Shilpa Gupta: to view or not to view is the question –
Jan White, Moving Image Website, May 2001

Shilpa Gupta is an artist who works in a variety of mediums loosely grouped under the heading of Conceptual Art. The Moving Image Centre brought out Gupta to New Zealand this year on her return to Bombay, India having taken part in a show at the Tate Modern in London. M.I.C. presented two of Gupta's video installation works in their new gallery in Arch Hill, Auckland.

Gupta uses her own body in many of her works. In one of these works she has filmed herself being shaved. The video of this ritualistic act of shaving is shown on a conventional television screen standing in the centre of a large circle of long swatches of human hair laid out with the cut ends at the centre point of the circle. The ends of each three-foot fall of hair radiating out from the television. The effect of this work on the viewer is mixed. At once the viewer is drawn towards the objects and the moving images on the television screen. On approaching the viewer soon finds that they are intruding on a very personal activity - the shaving of body hair. Glancing down from the screen the long shanks of hair carefully displayed on the floor is a startling sight triggering a response on several levels. The viewer is unsure if they should be looking at these images and objects at all. A slight discomfort, a voyeuristic feeling gnaws somewhere in the psyche. To look or not to look, that is the question. The moving images beckon again, drawing the viewer in towards the screen once more, all the while responding to the skins, the blade, the shaving of the vulnerable, naked body parts.

Along the wall behind the television screen is a metal frame on which are placed rows of what, on first glance, look like long rectangular petrie dishes containing some strange, unimaginable scientific experiment. The viewer edges closer, seduced somehow by their own curiosity. Again their response fluctuates between a curious interest and what verges on revulsion. Before them are wax strips on which remain the captured body hairs of the labelled subject. 'Man', 'Girl', 'The Artist', 'Old Woman', 'Old Man'. The sample labelled 'Beautiful Woman' is not at all hairy - perhaps hinting at a pre requisites for 'beauty' - that of hairlessness, in the female subject at least. Clearly these emotional shifts are on Gupta's agenda for the viewer.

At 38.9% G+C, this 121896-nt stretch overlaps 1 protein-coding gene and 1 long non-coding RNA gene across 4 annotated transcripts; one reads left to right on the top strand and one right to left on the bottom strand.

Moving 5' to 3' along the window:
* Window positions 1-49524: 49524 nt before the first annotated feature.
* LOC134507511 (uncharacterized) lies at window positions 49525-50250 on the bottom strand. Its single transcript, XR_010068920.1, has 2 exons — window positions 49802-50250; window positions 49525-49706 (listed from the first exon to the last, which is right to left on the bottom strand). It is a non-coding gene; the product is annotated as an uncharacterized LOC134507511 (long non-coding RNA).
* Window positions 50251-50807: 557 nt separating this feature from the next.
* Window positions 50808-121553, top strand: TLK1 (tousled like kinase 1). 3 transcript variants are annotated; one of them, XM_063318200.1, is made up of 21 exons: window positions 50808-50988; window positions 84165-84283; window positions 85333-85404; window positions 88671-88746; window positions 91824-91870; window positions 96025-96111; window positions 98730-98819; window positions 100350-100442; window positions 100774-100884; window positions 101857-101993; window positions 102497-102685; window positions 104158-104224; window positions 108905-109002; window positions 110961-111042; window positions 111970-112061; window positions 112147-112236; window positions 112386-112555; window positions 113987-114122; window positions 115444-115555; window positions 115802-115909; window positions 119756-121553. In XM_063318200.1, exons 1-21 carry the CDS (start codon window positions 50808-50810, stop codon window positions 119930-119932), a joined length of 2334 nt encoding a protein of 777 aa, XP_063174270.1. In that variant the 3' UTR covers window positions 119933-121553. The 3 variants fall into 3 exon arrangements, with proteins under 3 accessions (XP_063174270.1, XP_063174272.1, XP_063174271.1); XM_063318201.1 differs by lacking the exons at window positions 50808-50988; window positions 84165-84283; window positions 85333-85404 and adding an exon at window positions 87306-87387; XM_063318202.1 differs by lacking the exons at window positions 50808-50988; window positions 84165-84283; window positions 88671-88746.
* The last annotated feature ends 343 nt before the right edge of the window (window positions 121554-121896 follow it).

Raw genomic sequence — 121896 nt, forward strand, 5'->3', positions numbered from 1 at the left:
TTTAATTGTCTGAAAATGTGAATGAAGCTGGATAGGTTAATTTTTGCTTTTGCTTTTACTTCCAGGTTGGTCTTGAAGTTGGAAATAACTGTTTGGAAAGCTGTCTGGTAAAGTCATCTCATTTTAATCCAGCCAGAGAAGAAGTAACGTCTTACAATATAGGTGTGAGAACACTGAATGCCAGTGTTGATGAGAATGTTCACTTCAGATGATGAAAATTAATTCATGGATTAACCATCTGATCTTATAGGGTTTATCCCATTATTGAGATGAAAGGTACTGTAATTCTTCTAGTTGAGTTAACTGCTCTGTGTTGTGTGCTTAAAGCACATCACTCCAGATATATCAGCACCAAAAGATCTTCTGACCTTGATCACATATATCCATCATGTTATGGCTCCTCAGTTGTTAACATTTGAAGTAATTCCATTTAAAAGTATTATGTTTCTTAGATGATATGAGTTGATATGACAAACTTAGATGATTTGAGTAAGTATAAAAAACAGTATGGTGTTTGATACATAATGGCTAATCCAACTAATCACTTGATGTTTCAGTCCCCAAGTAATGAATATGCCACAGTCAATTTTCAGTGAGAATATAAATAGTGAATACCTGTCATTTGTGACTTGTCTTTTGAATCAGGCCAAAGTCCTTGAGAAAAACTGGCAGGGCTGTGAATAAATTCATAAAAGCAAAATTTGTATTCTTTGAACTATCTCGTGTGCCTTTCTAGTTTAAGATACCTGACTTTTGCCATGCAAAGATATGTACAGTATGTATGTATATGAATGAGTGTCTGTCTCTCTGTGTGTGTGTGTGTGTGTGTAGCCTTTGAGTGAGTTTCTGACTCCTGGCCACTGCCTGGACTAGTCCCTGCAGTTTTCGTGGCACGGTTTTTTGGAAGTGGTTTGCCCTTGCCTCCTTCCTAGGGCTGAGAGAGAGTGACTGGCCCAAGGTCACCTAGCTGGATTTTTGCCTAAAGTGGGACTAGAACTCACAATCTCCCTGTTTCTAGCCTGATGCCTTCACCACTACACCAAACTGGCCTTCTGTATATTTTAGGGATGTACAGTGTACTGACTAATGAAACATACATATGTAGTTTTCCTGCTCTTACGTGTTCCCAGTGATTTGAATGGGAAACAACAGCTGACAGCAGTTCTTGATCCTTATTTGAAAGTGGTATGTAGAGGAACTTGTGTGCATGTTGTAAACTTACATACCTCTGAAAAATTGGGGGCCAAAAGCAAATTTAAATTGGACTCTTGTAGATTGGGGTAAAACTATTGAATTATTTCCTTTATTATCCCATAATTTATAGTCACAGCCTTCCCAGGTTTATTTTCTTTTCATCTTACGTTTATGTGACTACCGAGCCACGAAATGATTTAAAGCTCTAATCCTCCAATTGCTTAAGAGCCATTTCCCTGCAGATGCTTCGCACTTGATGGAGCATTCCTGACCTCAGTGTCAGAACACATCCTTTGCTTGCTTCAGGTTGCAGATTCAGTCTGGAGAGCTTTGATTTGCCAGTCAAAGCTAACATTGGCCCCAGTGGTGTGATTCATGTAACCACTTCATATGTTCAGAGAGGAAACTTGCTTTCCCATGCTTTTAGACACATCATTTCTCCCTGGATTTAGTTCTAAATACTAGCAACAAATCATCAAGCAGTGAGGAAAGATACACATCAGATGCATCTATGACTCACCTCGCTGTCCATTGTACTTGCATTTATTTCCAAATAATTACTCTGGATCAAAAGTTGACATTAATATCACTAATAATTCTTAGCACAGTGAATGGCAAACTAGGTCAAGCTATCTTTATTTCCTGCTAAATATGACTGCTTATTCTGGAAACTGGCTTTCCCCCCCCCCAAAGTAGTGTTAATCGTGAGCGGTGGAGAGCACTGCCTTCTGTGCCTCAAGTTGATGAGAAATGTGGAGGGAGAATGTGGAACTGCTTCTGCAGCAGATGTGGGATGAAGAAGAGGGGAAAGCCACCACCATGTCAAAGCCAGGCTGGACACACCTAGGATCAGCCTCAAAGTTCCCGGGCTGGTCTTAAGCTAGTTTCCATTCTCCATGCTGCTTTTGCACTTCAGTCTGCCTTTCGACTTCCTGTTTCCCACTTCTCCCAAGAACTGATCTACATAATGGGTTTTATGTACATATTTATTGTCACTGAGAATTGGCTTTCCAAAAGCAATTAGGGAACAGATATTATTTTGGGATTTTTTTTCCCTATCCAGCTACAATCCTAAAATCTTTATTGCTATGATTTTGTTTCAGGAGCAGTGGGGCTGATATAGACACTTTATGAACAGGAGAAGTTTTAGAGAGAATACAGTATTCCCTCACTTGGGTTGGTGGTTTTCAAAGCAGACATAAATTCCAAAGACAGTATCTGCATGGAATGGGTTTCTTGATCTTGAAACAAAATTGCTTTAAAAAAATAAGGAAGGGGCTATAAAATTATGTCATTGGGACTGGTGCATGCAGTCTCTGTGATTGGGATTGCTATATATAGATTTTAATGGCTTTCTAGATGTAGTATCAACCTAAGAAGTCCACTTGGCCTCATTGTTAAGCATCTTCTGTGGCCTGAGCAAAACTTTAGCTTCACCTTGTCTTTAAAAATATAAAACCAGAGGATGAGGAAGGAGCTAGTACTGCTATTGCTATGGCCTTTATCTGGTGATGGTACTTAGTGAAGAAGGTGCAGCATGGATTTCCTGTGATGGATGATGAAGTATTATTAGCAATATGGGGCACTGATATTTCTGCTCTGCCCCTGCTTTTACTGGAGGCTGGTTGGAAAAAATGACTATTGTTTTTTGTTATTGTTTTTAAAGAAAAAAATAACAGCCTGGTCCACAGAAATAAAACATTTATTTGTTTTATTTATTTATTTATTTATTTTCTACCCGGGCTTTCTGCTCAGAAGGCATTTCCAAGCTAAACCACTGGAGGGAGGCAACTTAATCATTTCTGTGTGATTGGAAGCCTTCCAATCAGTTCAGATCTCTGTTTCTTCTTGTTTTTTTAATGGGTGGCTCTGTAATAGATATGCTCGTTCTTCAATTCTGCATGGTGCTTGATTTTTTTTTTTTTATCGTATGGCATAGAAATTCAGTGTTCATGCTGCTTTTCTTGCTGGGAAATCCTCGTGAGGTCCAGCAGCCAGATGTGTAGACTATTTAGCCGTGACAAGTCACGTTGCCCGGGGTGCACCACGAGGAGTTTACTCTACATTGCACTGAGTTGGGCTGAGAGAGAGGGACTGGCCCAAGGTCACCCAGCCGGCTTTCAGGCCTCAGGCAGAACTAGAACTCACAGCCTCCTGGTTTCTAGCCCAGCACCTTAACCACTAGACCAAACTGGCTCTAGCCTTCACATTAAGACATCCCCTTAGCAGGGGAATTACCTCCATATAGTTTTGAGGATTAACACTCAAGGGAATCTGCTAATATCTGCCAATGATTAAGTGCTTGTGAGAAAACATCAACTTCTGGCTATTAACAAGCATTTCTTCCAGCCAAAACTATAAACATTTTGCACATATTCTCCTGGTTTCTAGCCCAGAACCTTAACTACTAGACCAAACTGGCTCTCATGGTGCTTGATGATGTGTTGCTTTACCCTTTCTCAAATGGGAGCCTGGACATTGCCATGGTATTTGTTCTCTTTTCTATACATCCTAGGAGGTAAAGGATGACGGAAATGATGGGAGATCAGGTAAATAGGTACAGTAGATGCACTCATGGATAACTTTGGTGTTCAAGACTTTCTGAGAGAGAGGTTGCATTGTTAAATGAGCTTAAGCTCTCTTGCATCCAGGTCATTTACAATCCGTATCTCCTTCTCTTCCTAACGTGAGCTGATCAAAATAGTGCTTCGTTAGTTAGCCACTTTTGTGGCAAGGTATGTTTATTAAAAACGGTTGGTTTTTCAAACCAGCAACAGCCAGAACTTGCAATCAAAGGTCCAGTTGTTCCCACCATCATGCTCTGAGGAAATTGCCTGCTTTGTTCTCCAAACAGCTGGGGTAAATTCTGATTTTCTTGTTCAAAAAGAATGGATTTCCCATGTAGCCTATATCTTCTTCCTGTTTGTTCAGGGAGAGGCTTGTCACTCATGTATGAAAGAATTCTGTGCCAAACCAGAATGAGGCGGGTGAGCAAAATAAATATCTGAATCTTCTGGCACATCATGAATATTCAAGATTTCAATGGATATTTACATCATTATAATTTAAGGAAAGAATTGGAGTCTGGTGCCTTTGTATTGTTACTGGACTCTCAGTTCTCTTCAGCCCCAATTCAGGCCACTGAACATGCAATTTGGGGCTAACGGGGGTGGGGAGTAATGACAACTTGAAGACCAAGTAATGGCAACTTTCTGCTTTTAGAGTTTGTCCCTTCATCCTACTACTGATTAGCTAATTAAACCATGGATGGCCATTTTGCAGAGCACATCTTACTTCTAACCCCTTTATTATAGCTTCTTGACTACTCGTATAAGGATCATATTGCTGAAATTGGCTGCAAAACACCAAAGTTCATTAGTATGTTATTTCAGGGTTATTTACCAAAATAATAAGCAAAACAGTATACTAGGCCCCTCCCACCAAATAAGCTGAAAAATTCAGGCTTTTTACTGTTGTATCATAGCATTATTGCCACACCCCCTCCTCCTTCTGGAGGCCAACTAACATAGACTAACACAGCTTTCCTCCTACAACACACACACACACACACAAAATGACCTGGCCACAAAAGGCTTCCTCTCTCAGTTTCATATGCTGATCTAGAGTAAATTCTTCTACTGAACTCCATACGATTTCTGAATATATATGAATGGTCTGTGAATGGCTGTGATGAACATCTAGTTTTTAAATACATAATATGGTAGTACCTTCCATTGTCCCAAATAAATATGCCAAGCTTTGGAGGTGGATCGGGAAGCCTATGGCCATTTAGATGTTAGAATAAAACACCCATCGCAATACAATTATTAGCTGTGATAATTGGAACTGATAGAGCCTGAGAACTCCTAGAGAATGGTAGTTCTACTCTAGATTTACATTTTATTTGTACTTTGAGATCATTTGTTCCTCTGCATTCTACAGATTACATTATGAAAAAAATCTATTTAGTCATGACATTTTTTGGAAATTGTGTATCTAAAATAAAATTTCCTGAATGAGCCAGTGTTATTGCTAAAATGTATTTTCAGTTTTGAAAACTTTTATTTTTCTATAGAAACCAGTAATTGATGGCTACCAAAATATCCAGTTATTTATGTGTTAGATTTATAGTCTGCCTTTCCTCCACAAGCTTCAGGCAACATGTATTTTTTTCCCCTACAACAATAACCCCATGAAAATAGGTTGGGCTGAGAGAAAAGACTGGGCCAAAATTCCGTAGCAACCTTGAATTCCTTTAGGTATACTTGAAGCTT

The work defines no clear boundaries for the viewer. We are unsure as to whether we are a part of a scientific display or simply duped into the role of the 'peeping Tom'. Which the viewer's role is the conflicting emotion this work manages to evoke are uncomfortable in the extreme. This discomfort is in part due to the fact that we experience these conflicts in the company of strangers who are, no doubt, also alternating between being seduced on the one hand and being repelled by feelings of voyeurism on the other.

Gupta's other work in this small but emotionally disruptive show comprise two television sets that are having a conversation with each other, up close and personal, face to face. This work, too, has an odd psychological effect on the viewer. The viewer is in fact cut out of the loop - in that we are not able to view the screen or take part in the 'conversation'. The machines appear to be autonomous, busily responding to each other. They neither acknowledge nor address the viewer in any way. In this manner the machines assume a life of their own that negates the function of the viewer. Again the tables are turned and the viewer is left somehow in the position of the voyeur. a 'peeping Tom' whose very presence seems to be an interference with an exchange that is ostensibly none of their damn business.

Perhaps Gupta is reminding the viewer through these works that the act of viewing 'art' is in itself a negation of life and engagement in real relationships. Rather than take art out into worldly life Gupta comes at this problem of the gap between art and life from another angle entirely - she dupes us into an actual experience of our own dependency on the vicarious action of 'viewing art'. As if this is not enough - to be unzipped from our 'viewership' - Gupta similarly implodes our attitudes towards private social and cultural ritual. A hank of hair for example calls to mind an immense rage of images, from hairpiece or beauty object to the sexual implications of body rituals such as shaving, to the tie between the razor, death and violation, ritual scalping and cannibalism, to the shaving of hair for some sexual indiscretion - to name but a few. The removal of the role of the viewer from an artwork comments on certain cultural rituals we all currently take for granted. Well some of us take for granted - there is a huge section of any population that would have little or no idea of how to respond to two television monitors talking to each other. Perhaps this section of the population is already excluded from the loop that connects life - art - life. Gupta however has certainly has not cut her role as an artist out of the loop.